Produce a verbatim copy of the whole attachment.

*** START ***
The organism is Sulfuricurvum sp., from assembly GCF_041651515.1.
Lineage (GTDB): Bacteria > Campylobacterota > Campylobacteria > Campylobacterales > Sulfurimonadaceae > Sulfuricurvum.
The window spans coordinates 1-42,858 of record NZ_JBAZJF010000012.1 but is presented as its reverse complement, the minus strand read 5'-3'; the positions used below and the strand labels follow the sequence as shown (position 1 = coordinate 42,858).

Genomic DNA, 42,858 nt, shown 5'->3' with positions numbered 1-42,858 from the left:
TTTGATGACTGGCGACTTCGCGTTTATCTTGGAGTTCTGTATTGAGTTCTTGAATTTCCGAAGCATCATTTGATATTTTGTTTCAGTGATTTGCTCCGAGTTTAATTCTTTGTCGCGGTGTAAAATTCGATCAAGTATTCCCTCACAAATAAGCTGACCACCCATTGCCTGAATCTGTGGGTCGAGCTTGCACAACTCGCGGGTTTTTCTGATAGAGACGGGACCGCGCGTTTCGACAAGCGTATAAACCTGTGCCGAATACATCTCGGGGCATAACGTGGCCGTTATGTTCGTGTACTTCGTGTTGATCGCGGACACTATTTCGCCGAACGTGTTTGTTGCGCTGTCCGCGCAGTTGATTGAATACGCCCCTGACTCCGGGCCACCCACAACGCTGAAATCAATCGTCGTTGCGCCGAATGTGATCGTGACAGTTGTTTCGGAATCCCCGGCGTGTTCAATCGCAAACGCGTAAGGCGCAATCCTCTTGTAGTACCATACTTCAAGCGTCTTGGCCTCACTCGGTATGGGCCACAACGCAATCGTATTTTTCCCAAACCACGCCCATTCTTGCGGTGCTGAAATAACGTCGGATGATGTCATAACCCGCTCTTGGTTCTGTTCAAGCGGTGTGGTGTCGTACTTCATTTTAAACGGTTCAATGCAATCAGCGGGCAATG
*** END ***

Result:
The organism is Sulfuricurvum sp., from assembly GCF_041651515.1.
Lineage (GTDB): Bacteria > Campylobacterota > Campylobacteria > Campylobacterales > Sulfurimonadaceae > Sulfuricurvum.
The window spans coordinates 1-42,858 of record NZ_JBAZJF010000012.1 but is presented as its reverse complement, the minus strand read 5'-3'; the positions used below and the strand labels follow the sequence as shown (position 1 = coordinate 42,858).

Genomic DNA, 42,858 nt, shown 5'->3' with positions numbered 1-42,858 from the left:
TTTGATGACTGGCGACTTCGCGTTTATCTTGGAGTTCTGTATTGAGTTCTTGAATTTCCGAAGCATCATTTGATATTTTGTTTCAGTGATTTGCTCCGAGTTTAATTCTTTGTCGCGGTGTAAAATTCGATCAAGTATTCCCTCACAAATAAGCTGACCACCCATTGCCTGAATCTGTGGGTCGAGCTTGCACAACTCGCGGGTTTTTCTGATAGAGACGGGACCGCGCGTTTCGACAAGCGTATAAACCTGTGCCGAATACATCTCGGGGCATAACGTGGCCGTTATGTTCGTGTACTTCGTGTTGATCGCGGACACTATTTCGCCGAACGTGTTTGTTGCGCTGTCCGCGCAGTTGATTGAATACGCCCCTGACTCCGGGCCACCCACAACGCTGAAATCAATCGTCGTTGCGCCGAATGTGATCGTGACAGTTGTTTCGGAATCCCCGGCGTGTTCAATCGCAAACGCGTAAGGCGCAATCCTCTTGTAGTACCATACTTCAAGCGTCTTGGCCTCACTCGGTATGGGCCACAACGCAATCGTATTTTTCCCAAACCACGCCCATTCTTGCGGTGCTGAAATAACGTCGGATGATGTCATAACCCGCTCTTGGTTCTGTTCAAGCGGTGTGGTGTCGTACTTCATTTTAAACGGTTCAATGCAATCAGCGGGCAATG